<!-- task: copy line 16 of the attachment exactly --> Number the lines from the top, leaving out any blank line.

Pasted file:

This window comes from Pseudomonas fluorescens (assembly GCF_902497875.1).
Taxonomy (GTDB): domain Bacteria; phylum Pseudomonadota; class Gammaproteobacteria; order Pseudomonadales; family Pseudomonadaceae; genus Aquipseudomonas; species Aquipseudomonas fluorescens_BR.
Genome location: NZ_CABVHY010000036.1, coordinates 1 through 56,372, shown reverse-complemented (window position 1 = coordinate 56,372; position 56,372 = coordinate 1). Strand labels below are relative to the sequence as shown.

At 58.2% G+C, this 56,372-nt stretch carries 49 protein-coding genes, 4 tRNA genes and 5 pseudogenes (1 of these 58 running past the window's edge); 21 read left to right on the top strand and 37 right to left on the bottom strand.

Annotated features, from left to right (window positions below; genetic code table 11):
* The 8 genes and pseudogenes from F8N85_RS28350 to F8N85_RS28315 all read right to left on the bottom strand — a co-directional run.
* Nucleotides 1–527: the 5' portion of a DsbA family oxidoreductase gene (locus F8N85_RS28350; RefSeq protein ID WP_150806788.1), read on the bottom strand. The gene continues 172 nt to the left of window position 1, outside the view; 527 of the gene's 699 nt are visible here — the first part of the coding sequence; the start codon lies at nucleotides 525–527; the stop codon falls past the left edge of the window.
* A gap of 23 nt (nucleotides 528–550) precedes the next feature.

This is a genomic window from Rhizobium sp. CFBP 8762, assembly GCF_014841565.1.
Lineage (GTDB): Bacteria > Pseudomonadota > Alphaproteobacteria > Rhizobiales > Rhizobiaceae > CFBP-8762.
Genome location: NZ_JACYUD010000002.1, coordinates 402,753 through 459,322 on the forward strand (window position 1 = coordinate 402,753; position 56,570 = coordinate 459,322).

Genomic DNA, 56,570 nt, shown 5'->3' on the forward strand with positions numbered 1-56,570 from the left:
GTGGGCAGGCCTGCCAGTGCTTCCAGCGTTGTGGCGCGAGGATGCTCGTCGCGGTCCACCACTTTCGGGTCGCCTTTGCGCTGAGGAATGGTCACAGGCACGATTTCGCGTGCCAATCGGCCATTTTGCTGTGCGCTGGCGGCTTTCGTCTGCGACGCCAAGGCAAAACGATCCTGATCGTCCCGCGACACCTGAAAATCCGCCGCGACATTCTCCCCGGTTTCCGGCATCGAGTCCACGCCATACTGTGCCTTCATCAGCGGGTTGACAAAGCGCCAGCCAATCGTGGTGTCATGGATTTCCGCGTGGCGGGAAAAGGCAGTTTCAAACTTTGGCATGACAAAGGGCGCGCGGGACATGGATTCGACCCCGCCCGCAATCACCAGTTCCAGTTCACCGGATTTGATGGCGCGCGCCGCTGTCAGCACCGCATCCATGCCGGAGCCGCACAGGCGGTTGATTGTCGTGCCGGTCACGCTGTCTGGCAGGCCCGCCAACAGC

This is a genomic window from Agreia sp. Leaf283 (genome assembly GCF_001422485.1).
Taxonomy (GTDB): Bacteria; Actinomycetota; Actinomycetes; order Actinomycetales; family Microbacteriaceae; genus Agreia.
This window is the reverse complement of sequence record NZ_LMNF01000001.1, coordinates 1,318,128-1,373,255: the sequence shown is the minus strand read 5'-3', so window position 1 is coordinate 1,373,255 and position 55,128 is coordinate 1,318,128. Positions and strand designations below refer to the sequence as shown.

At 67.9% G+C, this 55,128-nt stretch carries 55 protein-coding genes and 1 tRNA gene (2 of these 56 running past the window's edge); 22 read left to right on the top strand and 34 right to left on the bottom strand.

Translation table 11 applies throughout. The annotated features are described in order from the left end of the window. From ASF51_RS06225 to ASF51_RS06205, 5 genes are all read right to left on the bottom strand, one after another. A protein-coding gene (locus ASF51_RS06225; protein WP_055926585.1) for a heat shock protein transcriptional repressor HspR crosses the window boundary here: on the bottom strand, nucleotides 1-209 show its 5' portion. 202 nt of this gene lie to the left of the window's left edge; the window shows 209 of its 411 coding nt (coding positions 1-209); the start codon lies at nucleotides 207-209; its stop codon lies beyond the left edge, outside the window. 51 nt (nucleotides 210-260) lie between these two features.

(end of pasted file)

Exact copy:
This window is the reverse complement of sequence record NZ_LMNF01000001.1, coordinates 1,318,128-1,373,255: the sequence shown is the minus strand read 5'-3', so window position 1 is coordinate 1,373,255 and position 55,128 is coordinate 1,318,128. Positions and strand designations below refer to the sequence as shown.